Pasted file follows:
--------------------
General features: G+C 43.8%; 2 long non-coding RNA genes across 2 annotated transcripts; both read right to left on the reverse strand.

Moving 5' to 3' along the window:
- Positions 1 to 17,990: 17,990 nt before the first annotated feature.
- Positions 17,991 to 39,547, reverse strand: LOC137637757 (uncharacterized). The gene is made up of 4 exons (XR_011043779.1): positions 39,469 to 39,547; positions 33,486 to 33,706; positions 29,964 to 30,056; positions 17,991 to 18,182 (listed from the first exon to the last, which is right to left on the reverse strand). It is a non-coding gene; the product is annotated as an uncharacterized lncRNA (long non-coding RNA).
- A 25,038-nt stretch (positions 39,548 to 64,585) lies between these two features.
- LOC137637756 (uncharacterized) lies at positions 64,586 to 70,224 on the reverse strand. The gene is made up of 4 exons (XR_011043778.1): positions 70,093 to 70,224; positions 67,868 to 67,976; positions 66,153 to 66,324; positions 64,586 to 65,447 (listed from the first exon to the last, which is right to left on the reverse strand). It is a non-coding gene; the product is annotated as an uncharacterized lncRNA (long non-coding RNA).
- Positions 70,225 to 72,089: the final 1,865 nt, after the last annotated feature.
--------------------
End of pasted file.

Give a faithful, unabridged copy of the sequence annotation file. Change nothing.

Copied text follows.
General features: G+C 43.8%; 2 long non-coding RNA genes across 2 annotated transcripts; both read right to left on the reverse strand.

Moving 5' to 3' along the window:
- Positions 1 to 17,990: 17,990 nt before the first annotated feature.
- Positions 17,991 to 39,547, reverse strand: LOC137637757 (uncharacterized). The gene is made up of 4 exons (XR_011043779.1): positions 39,469 to 39,547; positions 33,486 to 33,706; positions 29,964 to 30,056; positions 17,991 to 18,182 (listed from the first exon to the last, which is right to left on the reverse strand). It is a non-coding gene; the product is annotated as an uncharacterized lncRNA (long non-coding RNA).
- A 25,038-nt stretch (positions 39,548 to 64,585) lies between these two features.
- LOC137637756 (uncharacterized) lies at positions 64,586 to 70,224 on the reverse strand. The gene is made up of 4 exons (XR_011043778.1): positions 70,093 to 70,224; positions 67,868 to 67,976; positions 66,153 to 66,324; positions 64,586 to 65,447 (listed from the first exon to the last, which is right to left on the reverse strand). It is a non-coding gene; the product is annotated as an uncharacterized lncRNA (long non-coding RNA).
- Positions 70,225 to 72,089: the final 1,865 nt, after the last annotated feature.